BOT Letter #7

From: Gibson, Maxine [mgibson@wccnet.edu]
Sent: Friday, May 02, 2014 3:32 PM
To: trustees@wccnet.edu
Cc: ftfaculty@wccnet.edu; adjunct@wccnet.org Faculty (adjunct@wccnet.edu)
Subject: Vote of No Confidence
Dear Board of Trustees,

I’ve been an English Instructor at WCC for twenty-four years. I began in 1980 as a part-time instructor and was blessed to land a full-time position in 1990. As Jason Davis eloquently expressed in his letter to you, WCC has been a refuge and home to so many in our community, including my family. I too am from a working-class background and am the first in my family to graduate from college. After raising seven children, my mother attended WCC’s nursing school when it was in Saline and became an L.P.N. All of my siblings and my two daughters have taken classes at the college. One of my sisters was employed as a secretary at WCC for years. Our roots run deep here.
Because I’ve been at the college for almost 25 years, I’ve had the pleasure of teaching the children of former students and I’ve seen how the college has changed, saved, and given meaning to their lives. I voted no confidence in our president because she has failed to demonstrate a willingness and openness to dialogue with our faculty and elected representatives—those who care most deeply about the education and welfare of the students here at WCC.
One of the aspects I love most about teaching is that it is a profession of constant change. Each semester I have before me 100 new faces—individuals with new and different skills and challenges. I’ve had the pleasure of working under four different Department Chairs, three different Deans, and alongside an ever-changing teaching staff. I have learned the most about how to be an effective teacher through constant dialogue with my colleagues. My office is surrounded by the offices of Math, Physics, and English teachers—all of whom have generously shared their knowledge and teaching strategies with me. When Stuart Blacklaw was V.P. I was thrilled that this openness and trust extended to the administration; but his departure, sadly, ended the dialogue.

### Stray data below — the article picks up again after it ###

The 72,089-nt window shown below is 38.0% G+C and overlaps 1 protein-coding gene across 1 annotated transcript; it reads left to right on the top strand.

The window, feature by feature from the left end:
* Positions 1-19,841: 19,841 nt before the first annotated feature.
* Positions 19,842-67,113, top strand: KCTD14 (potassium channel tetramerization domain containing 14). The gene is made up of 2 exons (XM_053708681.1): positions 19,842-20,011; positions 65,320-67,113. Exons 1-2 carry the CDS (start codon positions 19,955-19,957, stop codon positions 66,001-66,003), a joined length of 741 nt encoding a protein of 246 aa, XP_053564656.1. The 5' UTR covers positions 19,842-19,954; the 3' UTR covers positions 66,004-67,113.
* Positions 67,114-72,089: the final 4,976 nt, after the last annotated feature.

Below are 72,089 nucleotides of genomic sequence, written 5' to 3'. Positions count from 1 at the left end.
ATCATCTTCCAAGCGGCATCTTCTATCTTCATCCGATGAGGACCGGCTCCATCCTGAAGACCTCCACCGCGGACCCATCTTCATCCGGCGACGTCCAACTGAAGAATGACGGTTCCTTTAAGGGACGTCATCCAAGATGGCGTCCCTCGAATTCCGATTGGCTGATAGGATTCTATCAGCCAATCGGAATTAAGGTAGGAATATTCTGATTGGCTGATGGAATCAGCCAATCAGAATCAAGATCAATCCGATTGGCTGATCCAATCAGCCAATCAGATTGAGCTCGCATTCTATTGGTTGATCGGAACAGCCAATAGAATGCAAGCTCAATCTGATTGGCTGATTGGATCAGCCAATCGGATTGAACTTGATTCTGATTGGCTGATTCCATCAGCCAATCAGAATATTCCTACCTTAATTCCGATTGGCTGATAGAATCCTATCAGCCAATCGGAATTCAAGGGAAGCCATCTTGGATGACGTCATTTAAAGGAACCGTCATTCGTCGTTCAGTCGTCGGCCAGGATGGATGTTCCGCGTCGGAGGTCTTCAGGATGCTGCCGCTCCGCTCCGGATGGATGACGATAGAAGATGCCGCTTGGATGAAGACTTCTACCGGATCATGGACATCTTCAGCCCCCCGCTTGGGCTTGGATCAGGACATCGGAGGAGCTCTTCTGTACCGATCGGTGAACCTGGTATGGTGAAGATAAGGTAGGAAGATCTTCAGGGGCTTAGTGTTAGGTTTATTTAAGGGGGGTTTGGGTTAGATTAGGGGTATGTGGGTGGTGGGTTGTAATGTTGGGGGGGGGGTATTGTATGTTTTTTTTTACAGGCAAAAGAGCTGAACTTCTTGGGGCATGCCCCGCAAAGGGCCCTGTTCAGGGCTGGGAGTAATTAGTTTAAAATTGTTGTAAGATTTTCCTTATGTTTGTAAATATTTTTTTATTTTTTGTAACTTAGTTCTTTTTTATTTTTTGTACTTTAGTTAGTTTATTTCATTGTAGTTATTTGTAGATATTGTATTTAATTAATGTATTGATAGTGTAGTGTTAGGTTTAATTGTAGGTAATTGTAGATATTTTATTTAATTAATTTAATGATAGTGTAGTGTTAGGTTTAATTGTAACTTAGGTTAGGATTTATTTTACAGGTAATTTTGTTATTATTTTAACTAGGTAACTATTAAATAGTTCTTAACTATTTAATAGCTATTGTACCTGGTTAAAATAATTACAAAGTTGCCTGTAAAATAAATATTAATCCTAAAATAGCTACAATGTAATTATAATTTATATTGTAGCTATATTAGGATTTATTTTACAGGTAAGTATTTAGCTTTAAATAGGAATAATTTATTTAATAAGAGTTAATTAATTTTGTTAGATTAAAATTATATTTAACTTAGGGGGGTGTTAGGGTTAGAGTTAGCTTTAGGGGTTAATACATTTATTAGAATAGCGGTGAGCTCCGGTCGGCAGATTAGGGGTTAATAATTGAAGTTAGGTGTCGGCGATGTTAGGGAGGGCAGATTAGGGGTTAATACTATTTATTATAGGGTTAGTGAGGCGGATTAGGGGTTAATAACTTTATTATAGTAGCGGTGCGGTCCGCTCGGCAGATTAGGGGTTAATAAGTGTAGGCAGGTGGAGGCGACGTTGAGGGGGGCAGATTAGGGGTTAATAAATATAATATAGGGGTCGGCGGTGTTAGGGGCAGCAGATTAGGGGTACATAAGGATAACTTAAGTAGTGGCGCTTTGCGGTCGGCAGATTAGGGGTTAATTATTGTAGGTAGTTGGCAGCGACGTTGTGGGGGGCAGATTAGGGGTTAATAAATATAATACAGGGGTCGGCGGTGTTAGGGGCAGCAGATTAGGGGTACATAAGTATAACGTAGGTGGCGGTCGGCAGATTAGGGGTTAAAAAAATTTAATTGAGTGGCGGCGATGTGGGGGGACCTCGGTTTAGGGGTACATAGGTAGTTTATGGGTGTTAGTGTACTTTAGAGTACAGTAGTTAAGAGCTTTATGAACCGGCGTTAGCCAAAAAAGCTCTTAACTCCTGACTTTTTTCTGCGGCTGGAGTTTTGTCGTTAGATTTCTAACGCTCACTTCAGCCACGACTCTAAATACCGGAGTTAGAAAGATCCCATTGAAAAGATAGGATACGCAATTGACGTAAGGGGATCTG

I often share with my students the expression, “If you keep doing what you’ve been doing, you’ll keep getting what you’ve been getting.” Sadly, this is why we felt compelled to vote yesterday. All previous attempts at dialogue failed. I think the onus for change is actually now on the Board of Trustees. How might you facilitate the change that is desperately needed at this moment—a return to openness, trust, dialogue, and respect? That is change we can all embrace. Let the healing begin.

Sincerely,
Max Gibson, English Instructor

(reprinted with permission)

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